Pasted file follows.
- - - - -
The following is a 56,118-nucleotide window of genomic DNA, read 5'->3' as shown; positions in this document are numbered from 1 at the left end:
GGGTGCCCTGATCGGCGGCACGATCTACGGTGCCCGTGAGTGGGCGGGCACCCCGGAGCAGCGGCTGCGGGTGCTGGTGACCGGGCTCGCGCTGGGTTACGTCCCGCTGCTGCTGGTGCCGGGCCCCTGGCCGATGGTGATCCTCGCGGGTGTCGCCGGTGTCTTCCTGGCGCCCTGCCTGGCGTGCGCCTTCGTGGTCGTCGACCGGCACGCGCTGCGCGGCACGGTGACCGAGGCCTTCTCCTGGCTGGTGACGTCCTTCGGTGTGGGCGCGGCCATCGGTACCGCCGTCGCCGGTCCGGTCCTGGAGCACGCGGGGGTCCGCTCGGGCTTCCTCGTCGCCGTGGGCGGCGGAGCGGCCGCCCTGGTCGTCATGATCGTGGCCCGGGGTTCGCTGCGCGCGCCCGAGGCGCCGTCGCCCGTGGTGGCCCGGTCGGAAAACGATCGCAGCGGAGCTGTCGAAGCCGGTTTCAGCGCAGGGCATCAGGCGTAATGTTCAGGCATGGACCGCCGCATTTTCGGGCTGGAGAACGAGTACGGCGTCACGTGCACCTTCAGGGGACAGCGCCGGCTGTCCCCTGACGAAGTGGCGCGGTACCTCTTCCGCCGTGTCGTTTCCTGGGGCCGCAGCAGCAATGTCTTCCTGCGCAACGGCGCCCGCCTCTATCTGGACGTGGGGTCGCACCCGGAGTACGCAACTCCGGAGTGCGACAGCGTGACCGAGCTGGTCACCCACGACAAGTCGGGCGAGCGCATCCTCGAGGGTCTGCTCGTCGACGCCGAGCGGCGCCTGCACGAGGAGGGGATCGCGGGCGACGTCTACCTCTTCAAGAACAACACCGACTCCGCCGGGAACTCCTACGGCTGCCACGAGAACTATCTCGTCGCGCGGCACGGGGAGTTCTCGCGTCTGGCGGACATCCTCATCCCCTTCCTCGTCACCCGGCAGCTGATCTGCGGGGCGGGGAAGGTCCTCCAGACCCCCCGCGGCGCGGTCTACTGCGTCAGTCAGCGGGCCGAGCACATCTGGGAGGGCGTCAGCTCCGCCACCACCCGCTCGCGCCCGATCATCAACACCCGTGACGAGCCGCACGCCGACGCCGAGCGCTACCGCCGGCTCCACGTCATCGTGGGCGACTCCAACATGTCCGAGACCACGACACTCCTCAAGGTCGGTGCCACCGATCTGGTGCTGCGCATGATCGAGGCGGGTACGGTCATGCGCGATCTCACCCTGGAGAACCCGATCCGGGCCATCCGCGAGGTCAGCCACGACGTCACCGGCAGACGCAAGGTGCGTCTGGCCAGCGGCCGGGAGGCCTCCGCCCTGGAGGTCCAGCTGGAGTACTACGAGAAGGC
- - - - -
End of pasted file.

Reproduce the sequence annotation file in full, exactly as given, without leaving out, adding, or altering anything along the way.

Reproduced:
The following is a 56,118-nucleotide window of genomic DNA, read 5'->3' as shown; positions in this document are numbered from 1 at the left end:
GGGTGCCCTGATCGGCGGCACGATCTACGGTGCCCGTGAGTGGGCGGGCACCCCGGAGCAGCGGCTGCGGGTGCTGGTGACCGGGCTCGCGCTGGGTTACGTCCCGCTGCTGCTGGTGCCGGGCCCCTGGCCGATGGTGATCCTCGCGGGTGTCGCCGGTGTCTTCCTGGCGCCCTGCCTGGCGTGCGCCTTCGTGGTCGTCGACCGGCACGCGCTGCGCGGCACGGTGACCGAGGCCTTCTCCTGGCTGGTGACGTCCTTCGGTGTGGGCGCGGCCATCGGTACCGCCGTCGCCGGTCCGGTCCTGGAGCACGCGGGGGTCCGCTCGGGCTTCCTCGTCGCCGTGGGCGGCGGAGCGGCCGCCCTGGTCGTCATGATCGTGGCCCGGGGTTCGCTGCGCGCGCCCGAGGCGCCGTCGCCCGTGGTGGCCCGGTCGGAAAACGATCGCAGCGGAGCTGTCGAAGCCGGTTTCAGCGCAGGGCATCAGGCGTAATGTTCAGGCATGGACCGCCGCATTTTCGGGCTGGAGAACGAGTACGGCGTCACGTGCACCTTCAGGGGACAGCGCCGGCTGTCCCCTGACGAAGTGGCGCGGTACCTCTTCCGCCGTGTCGTTTCCTGGGGCCGCAGCAGCAATGTCTTCCTGCGCAACGGCGCCCGCCTCTATCTGGACGTGGGGTCGCACCCGGAGTACGCAACTCCGGAGTGCGACAGCGTGACCGAGCTGGTCACCCACGACAAGTCGGGCGAGCGCATCCTCGAGGGTCTGCTCGTCGACGCCGAGCGGCGCCTGCACGAGGAGGGGATCGCGGGCGACGTCTACCTCTTCAAGAACAACACCGACTCCGCCGGGAACTCCTACGGCTGCCACGAGAACTATCTCGTCGCGCGGCACGGGGAGTTCTCGCGTCTGGCGGACATCCTCATCCCCTTCCTCGTCACCCGGCAGCTGATCTGCGGGGCGGGGAAGGTCCTCCAGACCCCCCGCGGCGCGGTCTACTGCGTCAGTCAGCGGGCCGAGCACATCTGGGAGGGCGTCAGCTCCGCCACCACCCGCTCGCGCCCGATCATCAACACCCGTGACGAGCCGCACGCCGACGCCGAGCGCTACCGCCGGCTCCACGTCATCGTGGGCGACTCCAACATGTCCGAGACCACGACACTCCTCAAGGTCGGTGCCACCGATCTGGTGCTGCGCATGATCGAGGCGGGTACGGTCATGCGCGATCTCACCCTGGAGAACCCGATCCGGGCCATCCGCGAGGTCAGCCACGACGTCACCGGCAGACGCAAGGTGCGTCTGGCCAGCGGCCGGGAGGCCTCCGCCCTGGAGGTCCAGCTGGAGTACTACGAGAAGGC